23 dead in area of conflict for Mexican drug cartels
The remote area near the Jalisco state border has suffered a wave of violence for most of this year, as self-defense groups have risen up to battle the Knights Templar, which controls the territory with killings and extortion
By Gustavo Ruiz
MORELIA, Mexico — At least 23 bodies were found in two neighboring states in western Mexico where drug cartels, vigilantes and security forces have been fighting for much of the year, authorities said Saturday.
The state prosecutor in Michoacan said that nine bodies, hands bound and shot, were found on an abandoned property near the town of Buenavista Tomatlan along with a sign indicating they may have been members of the Knights Templar cartel.
The remote area near the Jalisco state border has suffered a wave of violence for most of this year, as self-defense groups have risen up to battle the Knights Templar, which controls the territory with killings and extortion. Authorities say some groups are supported by a rival cartel, Jalisco New Generation, also fighting the Knights Templar. The groups deny that.
The sign read: "For those who continue to support the Knights Templar, we are here, united," said prosecutor's spokesman Alejandro Arellano said. The note was signed with the initials of the New Generation, as well as the initials G.C., indicating a community-based, self-defense group.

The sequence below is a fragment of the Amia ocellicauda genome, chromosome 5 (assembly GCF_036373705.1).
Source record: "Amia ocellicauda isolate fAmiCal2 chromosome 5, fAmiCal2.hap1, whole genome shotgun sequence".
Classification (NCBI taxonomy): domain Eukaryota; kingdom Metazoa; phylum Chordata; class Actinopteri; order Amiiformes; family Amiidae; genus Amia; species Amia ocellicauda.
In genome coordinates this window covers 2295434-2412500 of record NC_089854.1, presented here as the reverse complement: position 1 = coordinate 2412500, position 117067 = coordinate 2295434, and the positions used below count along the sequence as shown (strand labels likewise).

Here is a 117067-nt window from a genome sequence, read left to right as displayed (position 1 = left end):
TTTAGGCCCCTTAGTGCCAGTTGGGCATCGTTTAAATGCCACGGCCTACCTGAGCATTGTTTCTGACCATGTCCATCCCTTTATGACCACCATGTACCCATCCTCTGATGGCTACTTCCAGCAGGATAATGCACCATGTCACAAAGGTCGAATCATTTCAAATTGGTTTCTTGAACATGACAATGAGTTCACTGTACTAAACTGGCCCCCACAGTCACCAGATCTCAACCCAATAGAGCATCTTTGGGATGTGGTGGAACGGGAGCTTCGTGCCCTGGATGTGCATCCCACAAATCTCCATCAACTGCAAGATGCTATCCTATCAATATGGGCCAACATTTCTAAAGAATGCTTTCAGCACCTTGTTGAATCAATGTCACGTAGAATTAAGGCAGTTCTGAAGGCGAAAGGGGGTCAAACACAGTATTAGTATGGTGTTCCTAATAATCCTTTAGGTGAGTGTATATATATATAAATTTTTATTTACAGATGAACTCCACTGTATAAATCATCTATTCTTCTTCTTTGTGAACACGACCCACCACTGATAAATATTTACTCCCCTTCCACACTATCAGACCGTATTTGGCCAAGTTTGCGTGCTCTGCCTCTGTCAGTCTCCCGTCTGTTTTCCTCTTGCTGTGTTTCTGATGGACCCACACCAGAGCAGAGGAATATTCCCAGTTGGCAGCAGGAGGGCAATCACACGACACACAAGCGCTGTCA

The government of President Enrique Pena Nieto sent thousands of troops and federal police to the area in May to regain control of the state. While residents initially cheered the arrival and some self-defense groups agreed to put down their arms, the calm was short-lived. Even as the government claims that killings across Mexico are down, it has struggled to come up with an effective strategy for Michoacan and neighboring Guerrero state, an area known as the Tierra Caliente, or Hot Land, for its climate.
The government response so far has mirrored that of Pena Nieto's predecessor, Felipe Calderon, who started his drug offensive as president by sending troops to Michoacan in 2006, and periodically thereafter, with little result.
The Knights Templar launched a coordinated attack on federal police in Michoacan last month, killing at least four officers and wounding at least five more. They also killed one of Mexico's highest-ranking navy officers and a bodyguard last month when they ventured onto a local road in Michoacan to get around highway roadblock.
About the same time, residents in Guerrero were forced to flee their villages because of drug violence and self-defense forces formed in some parts of the state.
Authorities in Guerrero said Saturday that they found 14 bodies, eight in San Miguel Totolapan in the Tierra Caliente and six in a mass grave near the colonial tourist town of Taxco.
The state prosecutor's office said in a statement that five in San Miguel Totolapan were found in the back of a Ford pick-up in military-style dress and with heavy arms and munitions, including a grenade. The statement said three more young men were found shot to death in the same town, but did not specify where.
In Taxco, authorities discovered the remains of six people, the skeletal remains of three and three more in a bad state of decay, according to state government spokesman Jose Villanueva Manzanarez.
Associated Press writer Jose Antonio Rivera contributed to this report from Acapulco, Mexico.
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